The Cub – Review
Follow Genre: 2D Platformer
Developer: Demagog Studio
Publisher: Untold Games
Platform: PC, Switch, Xbox One, Xbox Series S/X, PS4, PS5
Tested on: PS5

The Cub – Review

Site Score
Good: Fun platforming, Great presentation
Bad: Some unfair sections
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Rating: 0.0/10 (0 votes cast)

The gaming landscape of today is filled with so much variety that players of every kind will find their niche. From cooking simulators to action games where health bars are presented by how many clothes your character wears, if you can imagine it, it probably exists. If we look back around 30 years, there is one clear genre that was king of the jungle, namely the 2D platformer. Dozens of iconic titles were released in those days, presenting players with incredibly hard challenges and precise jumping. Now developer Demagog Studio wants to take you back to this time with their post-apocalyptic love letter, The Cub.


The Cub presents a classical tale like Jungle Book but with a post-apocalyptic twist. When the world finally succumbed to the destruction of humanity, a big part of the human race was able to flee to Mars and start a new civilization. The people who got left behind quickly died out thanks to many wars and battles. The only ones who survived were the young children who left the cities and ended up being raised by wolves. Years pass and you take on the role of one of these children who got separated from his mother once the Mars expedition started. Now you will explore this post-apocalyptic world, where some humans have just returned from Mars to see how Earth is doing.

There isn’t much more to the story than this. Most of the game consists of you traveling through ruins and avoiding the wildlife, humans, and even rogue AI to survive. While this would sound like a bad point, it most definitely isn’t. The game itself is only a few hours long, so the focus on survival is just enough to keep you entertained. The returned humans don’t get a lot of explanation, but they are present enough to feel like a real threat to the child. The same can be said about the other characters you meet along the way. None of these characters have a ton of screen time or development, but there’s just enough content to deliver a simple and compelling narrative.


The Cub is a real joy to look at. From the variety of environments to the intimidating beasts, every piece of this world has been crafted with care. Vibrant colors will make you feel welcome in this destroyed world and show the apocalypse through the eyes of a young child who has made the jungle his home. Along with this colorful world come cutscenes that are presented like they are cave paintings, offering a unique style of storytelling.


The audio design might just be the best part of The Cub. Early on in the game, the child finds a helmet from a dead astronaut and decides that this will become his new decorative headwear. The fun bonus of this helmet is the built-in radio that will now be ever present in your ears. While you would expect this to be just a collection of songs, it actually presents you with a full-blown radio station, including a DJ presenter, a bright catalog of songs, and even guests who tell their life stories. This presents a very unique experience that fits the feeling of traveling very well. The songs that are presented cover a large variety of genres and the things they talk about on the radio give you more context on the world or even tie in with the story. The voice of the radio host is also a pretty nice one to listen to, in contrast to the performance of the child during cutscenes, which can be a bit jarring.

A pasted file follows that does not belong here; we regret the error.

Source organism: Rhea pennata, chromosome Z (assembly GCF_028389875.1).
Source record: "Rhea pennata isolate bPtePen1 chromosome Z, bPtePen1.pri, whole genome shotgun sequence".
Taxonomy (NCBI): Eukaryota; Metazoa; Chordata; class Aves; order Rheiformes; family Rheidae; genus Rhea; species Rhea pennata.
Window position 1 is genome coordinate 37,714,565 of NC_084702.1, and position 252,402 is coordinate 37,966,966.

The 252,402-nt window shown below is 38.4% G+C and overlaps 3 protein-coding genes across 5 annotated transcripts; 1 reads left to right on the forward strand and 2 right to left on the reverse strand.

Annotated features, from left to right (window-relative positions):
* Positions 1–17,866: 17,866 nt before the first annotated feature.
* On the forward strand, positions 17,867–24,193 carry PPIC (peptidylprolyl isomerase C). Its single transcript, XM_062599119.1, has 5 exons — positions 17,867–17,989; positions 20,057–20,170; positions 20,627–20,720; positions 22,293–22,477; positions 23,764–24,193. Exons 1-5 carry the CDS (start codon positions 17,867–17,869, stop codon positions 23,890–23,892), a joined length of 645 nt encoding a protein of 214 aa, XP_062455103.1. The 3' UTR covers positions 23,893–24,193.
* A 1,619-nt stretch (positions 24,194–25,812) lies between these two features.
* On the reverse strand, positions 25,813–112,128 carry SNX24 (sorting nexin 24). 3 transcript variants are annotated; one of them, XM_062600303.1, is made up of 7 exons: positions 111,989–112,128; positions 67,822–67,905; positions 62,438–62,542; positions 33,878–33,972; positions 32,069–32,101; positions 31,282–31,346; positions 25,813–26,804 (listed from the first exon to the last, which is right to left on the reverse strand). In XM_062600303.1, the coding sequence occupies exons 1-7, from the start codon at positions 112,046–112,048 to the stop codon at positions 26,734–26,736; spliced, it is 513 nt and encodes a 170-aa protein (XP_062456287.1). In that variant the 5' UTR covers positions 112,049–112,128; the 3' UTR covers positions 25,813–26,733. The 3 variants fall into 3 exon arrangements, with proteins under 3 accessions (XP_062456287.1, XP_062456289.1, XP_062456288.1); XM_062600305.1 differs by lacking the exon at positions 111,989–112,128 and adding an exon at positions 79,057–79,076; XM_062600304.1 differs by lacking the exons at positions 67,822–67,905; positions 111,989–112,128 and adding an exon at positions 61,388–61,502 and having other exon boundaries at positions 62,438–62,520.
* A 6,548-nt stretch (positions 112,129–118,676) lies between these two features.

The Cub is a 2D platformer that is pretty true to the origins of the genre by only presenting you with jumping and running. While there are also a few instances where you have to interact with the surroundings, these are so few and far between that it is hard to call them an extensive gameplay mechanic. While this might sound like a boring game on the surface, the platforming is a ton of fun and the different environments pose a ton of gameplay changes. While one section will see you making precise jumps to get up destroyed buildings, another one will have you running for your life from dangerous beasts.

Just like in the good old days, you have only one life, and an unfortunate enemy encounter or a missed jump will mean instant death. Luckily the game has loads of checkpoints and brings you back into the action pretty quick. The game poses a bit of a challenge, but won’t have you pulling your hair out. Some sections feature some hard-to-predict obstacles or very precise jumps that will offer a challenge and can get a bit frustrating, but they aren’t game-breaking.

While traversing the world you also have the option to encounter a ton of collectibles, from old movies to data files. None of these offer any gameplay advantages, but they incite players to explore certain locations that have multiple paths to take. Some of them even feature information about the world and what happened to it.


The Cub is a love letter to old-school 2D platformers and does everything it wants to do right. The platforming is precise and a ton of fun, and the simple short story will have you falling in love with it. This is all paired with a great presentation that shows the charms of a good radio station. Gamers who are looking for a fun platforming adventure can’t miss out on this one.

VN:R_U [1.9.22_1171]
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VN:R_U [1.9.22_1171]
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